The start of a new season inspires (and sometimes demands!) a new family routine or rhythm, especially the transition from Summer’s jubilee to Fall-time’s responsibility and refocus on life at home.

As we march into Fall, I turn my attention from the warm, humid, and carefree adventures of a Summer spent out of doors, to the cool, crisp, and toasty retreat of September, October and November. For us these months of the year are about cultivating all that is good under our little roof, which includes quality time spent together being creative, sharing gratitude, experimenting in the kitchen, and creating a sense of tradition around the seasonal changes.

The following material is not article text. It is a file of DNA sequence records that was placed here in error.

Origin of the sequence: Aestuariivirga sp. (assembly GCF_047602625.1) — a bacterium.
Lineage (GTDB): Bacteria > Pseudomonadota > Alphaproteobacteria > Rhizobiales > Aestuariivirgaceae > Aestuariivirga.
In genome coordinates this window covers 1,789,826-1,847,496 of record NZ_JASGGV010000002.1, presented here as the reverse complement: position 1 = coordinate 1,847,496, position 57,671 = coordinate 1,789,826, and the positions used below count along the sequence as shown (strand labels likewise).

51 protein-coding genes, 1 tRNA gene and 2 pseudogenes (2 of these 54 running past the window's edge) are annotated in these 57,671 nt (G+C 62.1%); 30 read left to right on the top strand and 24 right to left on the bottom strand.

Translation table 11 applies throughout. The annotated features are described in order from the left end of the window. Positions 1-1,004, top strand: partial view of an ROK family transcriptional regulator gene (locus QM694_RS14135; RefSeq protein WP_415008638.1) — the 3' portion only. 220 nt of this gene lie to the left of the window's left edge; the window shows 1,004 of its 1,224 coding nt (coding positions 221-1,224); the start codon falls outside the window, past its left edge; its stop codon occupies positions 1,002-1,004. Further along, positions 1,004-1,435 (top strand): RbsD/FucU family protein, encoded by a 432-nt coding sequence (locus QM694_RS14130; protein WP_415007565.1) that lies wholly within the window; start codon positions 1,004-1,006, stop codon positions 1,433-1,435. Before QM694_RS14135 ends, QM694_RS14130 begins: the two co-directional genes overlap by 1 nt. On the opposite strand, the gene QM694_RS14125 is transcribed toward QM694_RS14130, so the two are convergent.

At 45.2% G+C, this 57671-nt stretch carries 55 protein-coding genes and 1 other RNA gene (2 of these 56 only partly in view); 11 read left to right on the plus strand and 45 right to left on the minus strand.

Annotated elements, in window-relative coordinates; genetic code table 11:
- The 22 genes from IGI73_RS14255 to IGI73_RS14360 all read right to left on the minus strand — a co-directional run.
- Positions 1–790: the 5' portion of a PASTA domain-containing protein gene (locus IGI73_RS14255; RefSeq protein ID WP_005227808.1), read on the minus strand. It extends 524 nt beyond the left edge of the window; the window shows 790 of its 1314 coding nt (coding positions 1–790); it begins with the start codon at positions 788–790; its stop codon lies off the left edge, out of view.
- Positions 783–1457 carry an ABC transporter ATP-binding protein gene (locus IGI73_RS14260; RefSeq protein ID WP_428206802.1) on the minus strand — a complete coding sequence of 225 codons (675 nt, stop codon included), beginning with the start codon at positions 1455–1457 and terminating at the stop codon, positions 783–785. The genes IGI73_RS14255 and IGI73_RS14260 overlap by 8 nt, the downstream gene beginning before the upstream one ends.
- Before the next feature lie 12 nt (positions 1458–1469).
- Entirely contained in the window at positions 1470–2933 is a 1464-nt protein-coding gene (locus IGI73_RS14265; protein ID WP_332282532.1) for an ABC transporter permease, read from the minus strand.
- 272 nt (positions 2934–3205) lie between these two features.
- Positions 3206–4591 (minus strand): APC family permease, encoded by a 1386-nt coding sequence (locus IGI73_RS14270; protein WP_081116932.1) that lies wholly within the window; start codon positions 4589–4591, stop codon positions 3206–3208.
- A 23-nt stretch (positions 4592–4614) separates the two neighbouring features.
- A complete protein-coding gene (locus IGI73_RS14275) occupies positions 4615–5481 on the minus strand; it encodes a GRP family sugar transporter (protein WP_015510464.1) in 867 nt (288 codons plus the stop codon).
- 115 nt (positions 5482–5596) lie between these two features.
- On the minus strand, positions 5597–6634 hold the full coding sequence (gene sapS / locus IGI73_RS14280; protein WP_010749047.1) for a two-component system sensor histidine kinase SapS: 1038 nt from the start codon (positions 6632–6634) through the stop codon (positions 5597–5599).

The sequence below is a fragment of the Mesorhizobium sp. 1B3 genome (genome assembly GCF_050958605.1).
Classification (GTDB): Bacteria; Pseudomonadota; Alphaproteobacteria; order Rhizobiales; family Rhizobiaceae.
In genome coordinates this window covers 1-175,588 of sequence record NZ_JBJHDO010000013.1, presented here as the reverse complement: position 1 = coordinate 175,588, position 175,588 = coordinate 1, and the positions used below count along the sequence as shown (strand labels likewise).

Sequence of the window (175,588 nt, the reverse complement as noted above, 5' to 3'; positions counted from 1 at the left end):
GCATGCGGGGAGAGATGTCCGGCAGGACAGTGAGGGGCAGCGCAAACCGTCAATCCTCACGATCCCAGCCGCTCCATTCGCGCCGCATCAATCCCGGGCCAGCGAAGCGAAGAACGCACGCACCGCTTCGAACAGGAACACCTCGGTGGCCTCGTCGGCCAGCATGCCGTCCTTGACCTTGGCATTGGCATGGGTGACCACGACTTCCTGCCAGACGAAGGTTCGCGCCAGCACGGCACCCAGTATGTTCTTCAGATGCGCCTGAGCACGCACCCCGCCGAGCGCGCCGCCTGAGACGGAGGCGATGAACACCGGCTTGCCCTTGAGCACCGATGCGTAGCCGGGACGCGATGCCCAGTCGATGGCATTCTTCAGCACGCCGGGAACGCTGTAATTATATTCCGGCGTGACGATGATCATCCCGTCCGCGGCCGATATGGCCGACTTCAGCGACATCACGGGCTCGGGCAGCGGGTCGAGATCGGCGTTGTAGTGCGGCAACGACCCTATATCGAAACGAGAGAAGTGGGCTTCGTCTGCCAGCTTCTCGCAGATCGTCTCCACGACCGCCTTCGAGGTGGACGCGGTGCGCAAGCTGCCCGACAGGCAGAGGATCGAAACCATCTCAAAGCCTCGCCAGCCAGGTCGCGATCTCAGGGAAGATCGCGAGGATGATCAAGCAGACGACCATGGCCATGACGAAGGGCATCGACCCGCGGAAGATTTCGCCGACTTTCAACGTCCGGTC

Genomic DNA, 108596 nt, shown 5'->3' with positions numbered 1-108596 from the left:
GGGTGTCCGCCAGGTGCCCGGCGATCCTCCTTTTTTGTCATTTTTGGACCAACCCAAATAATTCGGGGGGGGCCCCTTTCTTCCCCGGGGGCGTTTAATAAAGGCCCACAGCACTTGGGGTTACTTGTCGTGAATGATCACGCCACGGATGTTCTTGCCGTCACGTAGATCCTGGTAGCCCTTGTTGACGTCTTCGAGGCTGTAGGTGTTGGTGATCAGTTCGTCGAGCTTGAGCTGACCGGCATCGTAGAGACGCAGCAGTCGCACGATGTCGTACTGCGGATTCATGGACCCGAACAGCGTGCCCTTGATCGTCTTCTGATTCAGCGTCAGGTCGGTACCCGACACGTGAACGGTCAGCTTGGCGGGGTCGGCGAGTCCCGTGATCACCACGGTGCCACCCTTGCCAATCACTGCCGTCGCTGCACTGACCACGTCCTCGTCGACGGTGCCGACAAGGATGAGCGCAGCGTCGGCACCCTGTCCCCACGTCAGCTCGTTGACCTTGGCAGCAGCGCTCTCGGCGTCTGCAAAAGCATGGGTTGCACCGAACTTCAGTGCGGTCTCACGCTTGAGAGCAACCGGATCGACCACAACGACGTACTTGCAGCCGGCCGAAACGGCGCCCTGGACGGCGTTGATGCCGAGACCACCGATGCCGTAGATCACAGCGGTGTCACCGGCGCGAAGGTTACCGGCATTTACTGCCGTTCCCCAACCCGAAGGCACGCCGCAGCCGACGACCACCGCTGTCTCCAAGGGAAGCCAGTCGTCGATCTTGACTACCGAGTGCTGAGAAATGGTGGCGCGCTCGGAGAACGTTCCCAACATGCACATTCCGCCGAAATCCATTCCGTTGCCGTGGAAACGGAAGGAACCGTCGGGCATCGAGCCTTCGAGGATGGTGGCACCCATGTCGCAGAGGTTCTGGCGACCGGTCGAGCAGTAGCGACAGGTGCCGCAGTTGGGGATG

Tuesday, October 1, 2013

Exploring Death: conversations with my four year old

Roscoe has been bringing up the subject of death a lot lately.

He asks matter-of-fact about the way death works and then unravels in disagreement and sadness when my attempts to deliver simple and honest answers (if I can call them that) miss his mark of four year old expectation.

He asks what will happen to us when we die.

Truthfully, my version of what happens leaves a lot to be desired, even for me, as we are agnostic—some days even atheistic. So I tell him (in these and other words) that our bodies stop working but that our energy lives on in the people who love us and who have ever been affected by us, and that our energy is literally recycled back into the earth and universe to nourish the future.

He wants to keep his energy, he cries in despair. 

He asks who will take care of his toys when he dies.